The foundations of the paradigm rest on the fact that David, Solomon, Hezekiah, Manasseh, and therefore also the Messiah, all descend from Ruth and Boaz's union, and all gained, lost, and regained the throne.  From within the framework of the paradigm, the event that is described here - "And at mealtime Boaz said to her, 'Come here and eat some bread, and dip your morsel in the wine.'  So she sat beside the reapers , and he passed to her parched grain; and she ate until she was satisfied, and she had some left over" - forms not so much an event as a pattern, and the exegesis serves to demonstrate how the details of the pattern are fleshed out and realized in the successive Davidic monarchs, culminating in King Messiah.

The pattern transcends time.  What we have is a tableau, joining together persons who lived at widely separated moments, linking them all as presences in this simple exchange between Boaz and Ruth.  And so we see the presence of the past, for David, Solomon, Hezekiah, and so on, and also the pastness of the present in which David or Solomon - or the Messiah - lived or would live.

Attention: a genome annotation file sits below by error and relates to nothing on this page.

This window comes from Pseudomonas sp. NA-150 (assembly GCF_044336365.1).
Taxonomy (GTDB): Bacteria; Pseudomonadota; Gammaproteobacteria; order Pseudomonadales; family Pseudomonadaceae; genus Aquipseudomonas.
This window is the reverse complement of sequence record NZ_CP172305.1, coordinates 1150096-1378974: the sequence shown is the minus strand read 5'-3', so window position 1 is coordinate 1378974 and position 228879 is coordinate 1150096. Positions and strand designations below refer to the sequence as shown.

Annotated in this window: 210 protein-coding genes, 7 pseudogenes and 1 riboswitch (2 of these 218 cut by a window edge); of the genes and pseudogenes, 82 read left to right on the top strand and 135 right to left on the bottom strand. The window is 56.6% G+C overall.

Of course, we may go even one step further, benefitting from even more light.  Those of us who identify and embrace Yeshua as the Messiah will recognize that He fits the fifth interpretation quite nicely and I would argue indisputably so:

5. 

A. "The fifth interpretation refers to the Messiah: 'Come here:' means, to the throne.
 

(Of course the Messiah reign as King some day, as numerous passages in the Tanakh indicate)

B. "' . . . and eat some bread:' this is the bread of the throne.

(Yeshua often spoke of Himself as the bread of life and the true manna Who came down from heaven.)

C. "' . . . and dip your morsel in vinegar:' this refers to the sufferings of the Messiah: 'But He was wounded because of our transgressions' (Isaiah 53:5).

(Of course, we are familiar with the sufferings He endured, in order to make propitiation for the sins of Israel and the world entire.)

D. "'So she sat beside the reapers:' for the throne is destined to be taken from Him for a time: 'For I will gather all nations against Jerusalem to battle and the city shall be taken' (Zechariah 14:2).

(Many wanted to crown Yeshua King at a certain point during His ministry, and He entered
Jerusalem in the manner of a king, riding on a donkey to shouts of Hosanna; and "King of the Jews was written and posted over His head on the execution stake. But it was not yet time to restore the throne to Him.)

E. "' . . . and he passed to her parched grain:' for He will be restored to the throne: 'And He shall smite the land with the rod of His mouth, and with the breath of His lips He will slay the
wicked' (Isaiah 11:4)."


(Upon His return, He will reign as King over all the earth when all the kingdoms of this world
become the kingdoms of the L-rd and His Messiah.)

F. "so the last Redeemer will be revealed to them and then hidden from them."